Step 2.

Decide when you need to do activities by putting all fixed events in your calendar. A fixed event is one that cannot be moved – like a class, a doctor’s appointment, a meeting, etc. Here’s the overall schedule for the week.

Image shows a calendar for Monday through Saturday with classes, meetings, and personal events marked. For this example the relevant events are a lab meeting on Tuesday from 11 to 12 and a statistics class on Tuesday from 2 to 3:30 pm.
Obviously, this is a simplified example, most graduate students have more fixed events than this.

Looking at the schedule, we have to finish the lab analysis because we have to present at the lab meeting on Tuesday. We also want to prioritize reading and doing the statistics homework so we are prepared for Tuesday’s class. That means that we will de-prioritize reading Mustard et al. 2019. There will probably be time to read it before the lab meeting on Tuesday, but if we don’t manage it, that’s o.k.

Step 3.

Now that we know what to prioritize, we start assigning tasks to certain times. To use the principle of quick wins, we make sure tasks are broken into small components and allocate several quick tasks to build momentum for the day. Here’s an example:

Image shows a task list scheduled for quick wins. Wake-up is scheduled at 7am. Exercise starts at 7:30 and is broken into 5 minute components of stretches and strength training. Shower and breakfast are scheduled between 8 and 8:30. The first mindfulness task is scheduled at 8:30 with a 15 minute break after to prepare for starting work. The first work task is a 10 minute email to Professor Plum. As the day goes on longer tasks are schedule, such as statistical analyses - recode demographics estimated at 30 minutes. The longest task scheduled is 45 minutes to write up the results of the analysis.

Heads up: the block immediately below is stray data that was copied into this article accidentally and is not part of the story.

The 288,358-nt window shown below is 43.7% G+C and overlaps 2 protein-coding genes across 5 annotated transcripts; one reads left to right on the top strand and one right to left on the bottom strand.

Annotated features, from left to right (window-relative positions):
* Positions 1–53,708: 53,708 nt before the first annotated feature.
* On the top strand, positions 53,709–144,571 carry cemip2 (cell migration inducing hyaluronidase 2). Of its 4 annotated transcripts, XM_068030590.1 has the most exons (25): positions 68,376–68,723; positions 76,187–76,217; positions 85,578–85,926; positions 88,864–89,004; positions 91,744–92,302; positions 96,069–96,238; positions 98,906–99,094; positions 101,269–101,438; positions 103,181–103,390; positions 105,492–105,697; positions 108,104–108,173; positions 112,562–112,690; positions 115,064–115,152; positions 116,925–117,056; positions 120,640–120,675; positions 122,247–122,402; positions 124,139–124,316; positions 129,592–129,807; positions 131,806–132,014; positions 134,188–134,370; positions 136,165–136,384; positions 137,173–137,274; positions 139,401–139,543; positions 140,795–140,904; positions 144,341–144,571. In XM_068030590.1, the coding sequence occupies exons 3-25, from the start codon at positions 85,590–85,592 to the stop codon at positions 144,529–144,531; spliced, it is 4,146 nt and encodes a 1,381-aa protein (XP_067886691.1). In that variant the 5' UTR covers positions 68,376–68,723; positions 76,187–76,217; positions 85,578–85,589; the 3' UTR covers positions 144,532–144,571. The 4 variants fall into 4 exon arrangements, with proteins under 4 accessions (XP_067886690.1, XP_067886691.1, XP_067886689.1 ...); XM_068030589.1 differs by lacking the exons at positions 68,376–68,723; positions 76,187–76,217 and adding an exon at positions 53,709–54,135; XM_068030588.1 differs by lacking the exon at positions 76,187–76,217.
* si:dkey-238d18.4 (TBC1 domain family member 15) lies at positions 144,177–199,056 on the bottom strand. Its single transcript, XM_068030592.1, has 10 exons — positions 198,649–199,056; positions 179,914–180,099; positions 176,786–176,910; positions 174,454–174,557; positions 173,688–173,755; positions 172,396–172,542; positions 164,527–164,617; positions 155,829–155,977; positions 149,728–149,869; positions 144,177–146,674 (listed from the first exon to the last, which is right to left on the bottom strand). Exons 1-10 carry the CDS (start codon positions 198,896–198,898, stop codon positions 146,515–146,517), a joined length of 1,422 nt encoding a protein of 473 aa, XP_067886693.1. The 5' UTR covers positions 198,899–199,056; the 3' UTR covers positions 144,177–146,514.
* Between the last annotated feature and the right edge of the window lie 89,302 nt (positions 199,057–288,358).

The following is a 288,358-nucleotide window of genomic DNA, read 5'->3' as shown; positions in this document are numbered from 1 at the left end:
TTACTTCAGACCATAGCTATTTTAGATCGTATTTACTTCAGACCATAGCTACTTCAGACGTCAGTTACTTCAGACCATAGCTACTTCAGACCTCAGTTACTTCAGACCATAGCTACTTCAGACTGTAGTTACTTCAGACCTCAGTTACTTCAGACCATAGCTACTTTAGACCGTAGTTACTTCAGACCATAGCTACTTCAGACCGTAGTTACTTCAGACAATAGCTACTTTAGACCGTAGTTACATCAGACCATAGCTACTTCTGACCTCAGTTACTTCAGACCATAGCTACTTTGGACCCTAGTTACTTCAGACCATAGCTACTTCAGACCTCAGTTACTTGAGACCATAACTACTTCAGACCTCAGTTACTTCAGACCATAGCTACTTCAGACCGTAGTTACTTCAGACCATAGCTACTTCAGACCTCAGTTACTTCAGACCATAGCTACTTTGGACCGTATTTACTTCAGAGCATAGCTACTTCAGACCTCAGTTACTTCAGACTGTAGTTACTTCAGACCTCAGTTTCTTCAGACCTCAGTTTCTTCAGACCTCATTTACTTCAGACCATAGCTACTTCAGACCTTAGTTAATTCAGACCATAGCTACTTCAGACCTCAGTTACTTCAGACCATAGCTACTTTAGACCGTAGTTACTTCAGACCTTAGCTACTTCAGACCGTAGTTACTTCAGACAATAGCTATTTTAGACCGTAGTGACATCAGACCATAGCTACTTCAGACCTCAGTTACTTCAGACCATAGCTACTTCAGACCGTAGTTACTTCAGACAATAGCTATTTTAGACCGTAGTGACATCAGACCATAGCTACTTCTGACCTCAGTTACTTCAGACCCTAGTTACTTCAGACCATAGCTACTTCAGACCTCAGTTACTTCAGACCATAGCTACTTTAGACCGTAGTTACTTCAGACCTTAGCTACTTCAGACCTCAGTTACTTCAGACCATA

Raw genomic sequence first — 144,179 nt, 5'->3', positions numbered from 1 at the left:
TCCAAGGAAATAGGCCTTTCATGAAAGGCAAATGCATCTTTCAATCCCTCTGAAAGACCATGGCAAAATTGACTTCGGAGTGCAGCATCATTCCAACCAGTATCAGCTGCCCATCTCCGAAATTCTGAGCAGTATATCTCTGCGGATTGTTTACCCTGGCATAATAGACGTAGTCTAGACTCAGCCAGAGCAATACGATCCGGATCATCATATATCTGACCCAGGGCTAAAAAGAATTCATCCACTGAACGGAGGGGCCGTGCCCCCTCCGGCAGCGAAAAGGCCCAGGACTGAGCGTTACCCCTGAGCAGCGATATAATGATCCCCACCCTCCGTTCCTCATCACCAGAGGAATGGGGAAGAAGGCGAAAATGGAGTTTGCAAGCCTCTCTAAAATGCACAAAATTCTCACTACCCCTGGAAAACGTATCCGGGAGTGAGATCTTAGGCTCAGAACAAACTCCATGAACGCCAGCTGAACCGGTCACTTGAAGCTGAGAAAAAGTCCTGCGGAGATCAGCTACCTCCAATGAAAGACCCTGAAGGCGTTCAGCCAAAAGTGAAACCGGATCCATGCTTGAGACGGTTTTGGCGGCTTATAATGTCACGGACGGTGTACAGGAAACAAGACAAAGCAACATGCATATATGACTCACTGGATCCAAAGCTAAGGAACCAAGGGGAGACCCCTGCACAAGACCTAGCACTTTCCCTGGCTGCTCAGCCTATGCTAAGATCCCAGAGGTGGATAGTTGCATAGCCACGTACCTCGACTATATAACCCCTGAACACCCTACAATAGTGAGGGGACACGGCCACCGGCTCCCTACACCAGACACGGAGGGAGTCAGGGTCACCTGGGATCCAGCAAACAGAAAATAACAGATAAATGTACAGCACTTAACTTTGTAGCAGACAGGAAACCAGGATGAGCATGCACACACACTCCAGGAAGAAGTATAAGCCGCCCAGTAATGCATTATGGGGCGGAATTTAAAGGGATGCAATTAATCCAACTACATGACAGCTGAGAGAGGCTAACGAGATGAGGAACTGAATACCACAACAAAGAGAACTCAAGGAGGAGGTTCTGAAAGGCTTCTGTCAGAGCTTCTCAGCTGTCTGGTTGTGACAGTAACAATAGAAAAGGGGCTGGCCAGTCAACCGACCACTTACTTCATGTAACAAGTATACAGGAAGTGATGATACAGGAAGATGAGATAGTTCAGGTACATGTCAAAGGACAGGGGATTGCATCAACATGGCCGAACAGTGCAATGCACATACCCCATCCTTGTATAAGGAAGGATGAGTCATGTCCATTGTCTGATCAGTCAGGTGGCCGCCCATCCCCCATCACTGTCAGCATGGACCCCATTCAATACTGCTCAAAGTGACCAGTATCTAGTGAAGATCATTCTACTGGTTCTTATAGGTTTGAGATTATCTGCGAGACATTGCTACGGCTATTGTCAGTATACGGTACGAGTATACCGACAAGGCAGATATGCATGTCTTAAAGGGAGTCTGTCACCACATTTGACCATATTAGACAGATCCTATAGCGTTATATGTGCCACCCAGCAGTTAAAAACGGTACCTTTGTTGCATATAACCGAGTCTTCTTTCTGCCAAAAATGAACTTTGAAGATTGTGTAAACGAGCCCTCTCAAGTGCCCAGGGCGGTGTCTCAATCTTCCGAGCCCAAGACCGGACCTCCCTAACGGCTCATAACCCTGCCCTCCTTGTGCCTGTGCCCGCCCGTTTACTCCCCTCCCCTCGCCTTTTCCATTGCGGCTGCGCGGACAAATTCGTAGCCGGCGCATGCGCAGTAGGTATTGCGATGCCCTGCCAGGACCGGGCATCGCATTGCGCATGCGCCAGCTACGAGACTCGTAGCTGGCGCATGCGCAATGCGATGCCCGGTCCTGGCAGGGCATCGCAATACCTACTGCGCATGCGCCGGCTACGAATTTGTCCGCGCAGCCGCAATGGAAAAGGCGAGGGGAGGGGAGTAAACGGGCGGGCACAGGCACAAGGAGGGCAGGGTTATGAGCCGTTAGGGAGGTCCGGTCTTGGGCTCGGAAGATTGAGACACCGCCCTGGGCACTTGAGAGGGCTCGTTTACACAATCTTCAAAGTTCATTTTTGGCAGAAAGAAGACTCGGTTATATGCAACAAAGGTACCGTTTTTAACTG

Notice how the day starts with a lot of short tasks to be checked off the to-do list. I do mean checked off, take the time to cross out tasks, and appreciate your accomplishments. It’s vital to the process.

Let’s look at the schedule a little closer. While you could list Exercise as a 30-minute block, splitting it into its components gives you the satisfaction of marking off each set as you complete them, thus building momentum. In addition, breaking down tasks into small components helps make large, difficult, or tedious tasks feel more manageable.

As the day goes on, tasks are still kept at a manageable size, but the wins are spaced out a bit further.

Compare this to-do list to the higher-level list:

Image shows a top-level to-do list of exercise (strength training day), statistics (go to class, do homework), lab (do analyses, send email), and mindfulness (2x).

It may appear shorter, but that’s actually the problem. Your first achievement takes an hour to reach [exercise isn’t done until 8am] and you don’t get to check off the next achievement until 3 pm [lab]. Moreover, when you schedule at the top level, you’re always pausing to think about what to do next instead of moving right into the next task. This takes a lot longer than doing all the planning upfront.

With a little creativity, you can harness the principle of quick wins to boost your motivation on a daily and weekly basis, but also for larger projects when your motivation lags.

Wishing You the Best in Your Academic Success,
Dr. Cristie Glasheen, Your Graduate Student Success Coach

All for Free!